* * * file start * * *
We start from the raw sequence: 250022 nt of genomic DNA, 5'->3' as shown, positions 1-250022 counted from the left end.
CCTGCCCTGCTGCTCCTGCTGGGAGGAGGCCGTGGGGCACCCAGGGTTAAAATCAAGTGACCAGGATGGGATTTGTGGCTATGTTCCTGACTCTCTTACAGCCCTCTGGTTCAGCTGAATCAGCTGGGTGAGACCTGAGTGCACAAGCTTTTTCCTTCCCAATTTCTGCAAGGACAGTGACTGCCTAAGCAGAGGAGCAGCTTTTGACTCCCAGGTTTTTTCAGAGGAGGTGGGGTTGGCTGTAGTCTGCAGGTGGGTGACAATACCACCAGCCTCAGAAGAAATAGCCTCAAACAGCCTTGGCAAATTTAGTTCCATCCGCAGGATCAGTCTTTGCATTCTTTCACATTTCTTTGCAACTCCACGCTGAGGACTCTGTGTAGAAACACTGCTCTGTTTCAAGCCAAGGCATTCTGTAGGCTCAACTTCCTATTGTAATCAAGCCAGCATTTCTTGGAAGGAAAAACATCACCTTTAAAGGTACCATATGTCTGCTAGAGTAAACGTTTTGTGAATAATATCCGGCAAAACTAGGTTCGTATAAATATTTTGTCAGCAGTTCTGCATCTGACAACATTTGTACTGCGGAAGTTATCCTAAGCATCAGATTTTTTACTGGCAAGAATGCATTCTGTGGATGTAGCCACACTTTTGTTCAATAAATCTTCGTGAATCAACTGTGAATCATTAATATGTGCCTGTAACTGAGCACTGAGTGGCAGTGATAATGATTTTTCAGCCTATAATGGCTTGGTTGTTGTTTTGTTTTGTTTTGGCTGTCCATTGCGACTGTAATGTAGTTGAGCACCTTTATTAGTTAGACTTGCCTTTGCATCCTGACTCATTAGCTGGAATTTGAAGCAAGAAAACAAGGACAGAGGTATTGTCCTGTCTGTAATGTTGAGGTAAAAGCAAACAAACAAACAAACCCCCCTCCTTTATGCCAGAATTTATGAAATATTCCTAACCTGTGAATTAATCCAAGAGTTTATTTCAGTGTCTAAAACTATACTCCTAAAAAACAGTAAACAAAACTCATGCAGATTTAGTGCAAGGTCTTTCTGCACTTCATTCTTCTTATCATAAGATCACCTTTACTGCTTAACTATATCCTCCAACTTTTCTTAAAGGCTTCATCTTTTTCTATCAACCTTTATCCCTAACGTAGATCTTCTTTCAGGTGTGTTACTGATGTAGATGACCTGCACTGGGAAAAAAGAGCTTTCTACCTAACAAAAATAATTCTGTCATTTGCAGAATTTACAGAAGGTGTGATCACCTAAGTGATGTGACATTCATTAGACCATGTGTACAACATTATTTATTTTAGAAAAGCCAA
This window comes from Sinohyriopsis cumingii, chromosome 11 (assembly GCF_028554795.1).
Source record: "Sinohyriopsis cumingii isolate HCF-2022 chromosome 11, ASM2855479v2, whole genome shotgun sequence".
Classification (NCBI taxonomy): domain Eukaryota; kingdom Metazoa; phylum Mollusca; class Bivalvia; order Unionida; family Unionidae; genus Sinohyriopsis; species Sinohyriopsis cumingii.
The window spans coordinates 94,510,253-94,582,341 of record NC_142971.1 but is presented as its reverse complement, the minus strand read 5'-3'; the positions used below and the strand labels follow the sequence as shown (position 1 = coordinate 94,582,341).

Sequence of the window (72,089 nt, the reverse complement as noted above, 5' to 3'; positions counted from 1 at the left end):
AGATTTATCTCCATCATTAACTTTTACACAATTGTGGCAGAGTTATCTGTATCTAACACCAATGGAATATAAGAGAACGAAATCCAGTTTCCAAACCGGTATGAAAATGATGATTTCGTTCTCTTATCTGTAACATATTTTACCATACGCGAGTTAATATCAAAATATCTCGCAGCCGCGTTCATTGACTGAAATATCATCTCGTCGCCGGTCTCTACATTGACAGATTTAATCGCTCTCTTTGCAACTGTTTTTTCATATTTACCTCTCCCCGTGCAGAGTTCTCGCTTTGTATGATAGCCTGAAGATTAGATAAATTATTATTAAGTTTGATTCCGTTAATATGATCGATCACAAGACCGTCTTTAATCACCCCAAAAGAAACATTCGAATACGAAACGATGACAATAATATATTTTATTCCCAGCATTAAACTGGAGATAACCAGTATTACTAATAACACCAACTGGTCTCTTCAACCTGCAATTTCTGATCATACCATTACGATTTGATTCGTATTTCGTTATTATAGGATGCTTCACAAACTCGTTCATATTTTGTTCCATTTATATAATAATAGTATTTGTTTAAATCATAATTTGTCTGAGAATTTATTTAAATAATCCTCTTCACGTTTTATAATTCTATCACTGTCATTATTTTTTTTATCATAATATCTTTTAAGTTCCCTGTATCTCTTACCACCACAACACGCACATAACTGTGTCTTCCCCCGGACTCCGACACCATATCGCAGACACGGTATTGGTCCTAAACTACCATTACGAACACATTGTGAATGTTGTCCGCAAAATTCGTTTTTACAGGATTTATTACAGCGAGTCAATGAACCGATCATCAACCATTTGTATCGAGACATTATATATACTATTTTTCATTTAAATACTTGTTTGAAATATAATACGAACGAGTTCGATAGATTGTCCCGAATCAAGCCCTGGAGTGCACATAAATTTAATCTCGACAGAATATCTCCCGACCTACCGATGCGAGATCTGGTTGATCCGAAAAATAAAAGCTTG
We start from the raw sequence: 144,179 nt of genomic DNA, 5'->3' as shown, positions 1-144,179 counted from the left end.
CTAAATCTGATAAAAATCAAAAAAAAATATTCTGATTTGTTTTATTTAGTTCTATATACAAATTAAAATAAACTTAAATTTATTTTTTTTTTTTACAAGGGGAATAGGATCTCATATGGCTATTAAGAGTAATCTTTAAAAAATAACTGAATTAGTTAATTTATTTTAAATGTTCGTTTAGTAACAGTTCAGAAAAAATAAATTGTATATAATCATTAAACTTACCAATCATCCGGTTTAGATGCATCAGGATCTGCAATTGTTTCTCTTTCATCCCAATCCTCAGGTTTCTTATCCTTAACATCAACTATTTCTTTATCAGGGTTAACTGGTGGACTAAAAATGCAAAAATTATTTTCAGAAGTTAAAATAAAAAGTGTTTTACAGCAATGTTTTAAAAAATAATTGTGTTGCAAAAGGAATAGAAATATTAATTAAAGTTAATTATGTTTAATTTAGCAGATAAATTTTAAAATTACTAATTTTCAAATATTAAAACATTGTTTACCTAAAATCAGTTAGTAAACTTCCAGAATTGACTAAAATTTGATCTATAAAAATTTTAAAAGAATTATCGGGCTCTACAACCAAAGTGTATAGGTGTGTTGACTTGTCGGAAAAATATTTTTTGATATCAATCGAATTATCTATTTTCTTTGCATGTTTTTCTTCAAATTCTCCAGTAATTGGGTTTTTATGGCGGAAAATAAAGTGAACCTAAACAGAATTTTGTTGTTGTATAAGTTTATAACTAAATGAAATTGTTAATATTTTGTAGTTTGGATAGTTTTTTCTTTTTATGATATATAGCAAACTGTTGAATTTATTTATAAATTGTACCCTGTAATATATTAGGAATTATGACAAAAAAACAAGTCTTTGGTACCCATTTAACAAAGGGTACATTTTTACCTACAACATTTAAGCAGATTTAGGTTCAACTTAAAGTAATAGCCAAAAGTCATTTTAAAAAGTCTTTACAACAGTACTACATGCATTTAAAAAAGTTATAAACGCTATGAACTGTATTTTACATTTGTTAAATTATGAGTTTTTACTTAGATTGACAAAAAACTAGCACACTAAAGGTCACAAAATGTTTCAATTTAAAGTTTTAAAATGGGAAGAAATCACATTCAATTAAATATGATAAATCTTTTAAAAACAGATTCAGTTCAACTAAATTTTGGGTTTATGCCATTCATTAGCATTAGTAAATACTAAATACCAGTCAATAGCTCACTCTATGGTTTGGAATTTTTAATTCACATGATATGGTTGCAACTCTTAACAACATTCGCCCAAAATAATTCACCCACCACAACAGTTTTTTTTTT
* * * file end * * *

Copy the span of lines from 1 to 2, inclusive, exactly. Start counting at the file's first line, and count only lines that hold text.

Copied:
We start from the raw sequence: 250022 nt of genomic DNA, 5'->3' as shown, positions 1-250022 counted from the left end.
CCTGCCCTGCTGCTCCTGCTGGGAGGAGGCCGTGGGGCACCCAGGGTTAAAATCAAGTGACCAGGATGGGATTTGTGGCTATGTTCCTGACTCTCTTACAGCCCTCTGGTTCAGCTGAATCAGCTGGGTGAGACCTGAGTGCACAAGCTTTTTCCTTCCCAATTTCTGCAAGGACAGTGACTGCCTAAGCAGAGGAGCAGCTTTTGACTCCCAGGTTTTTTCAGAGGAGGTGGGGTTGGCTGTAGTCTGCAGGTGGGTGACAATACCACCAGCCTCAGAAGAAATAGCCTCAAACAGCCTTGGCAAATTTAGTTCCATCCGCAGGATCAGTCTTTGCATTCTTTCACATTTCTTTGCAACTCCACGCTGAGGACTCTGTGTAGAAACACTGCTCTGTTTCAAGCCAAGGCATTCTGTAGGCTCAACTTCCTATTGTAATCAAGCCAGCATTTCTTGGAAGGAAAAACATCACCTTTAAAGGTACCATATGTCTGCTAGAGTAAACGTTTTGTGAATAATATCCGGCAAAACTAGGTTCGTATAAATATTTTGTCAGCAGTTCTGCATCTGACAACATTTGTACTGCGGAAGTTATCCTAAGCATCAGATTTTTTACTGGCAAGAATGCATTCTGTGGATGTAGCCACACTTTTGTTCAATAAATCTTCGTGAATCAACTGTGAATCATTAATATGTGCCTGTAACTGAGCACTGAGTGGCAGTGATAATGATTTTTCAGCCTATAATGGCTTGGTTGTTGTTTTGTTTTGTTTTGGCTGTCCATTGCGACTGTAATGTAGTTGAGCACCTTTATTAGTTAGACTTGCCTTTGCATCCTGACTCATTAGCTGGAATTTGAAGCAAGAAAACAAGGACAGAGGTATTGTCCTGTCTGTAATGTTGAGGTAAAAGCAAACAAACAAACAAACCCCCCTCCTTTATGCCAGAATTTATGAAATATTCCTAACCTGTGAATTAATCCAAGAGTTTATTTCAGTGTCTAAAACTATACTCCTAAAAAACAGTAAACAAAACTCATGCAGATTTAGTGCAAGGTCTTTCTGCACTTCATTCTTCTTATCATAAGATCACCTTTACTGCTTAACTATATCCTCCAACTTTTCTTAAAGGCTTCATCTTTTTCTATCAACCTTTATCCCTAACGTAGATCTTCTTTCAGGTGTGTTACTGATGTAGATGACCTGCACTGGGAAAAAAGAGCTTTCTACCTAACAAAAATAATTCTGTCATTTGCAGAATTTACAGAAGGTGTGATCACCTAAGTGATGTGACATTCATTAGACCATGTGTACAACATTATTTATTTTAGAAAAGCCAA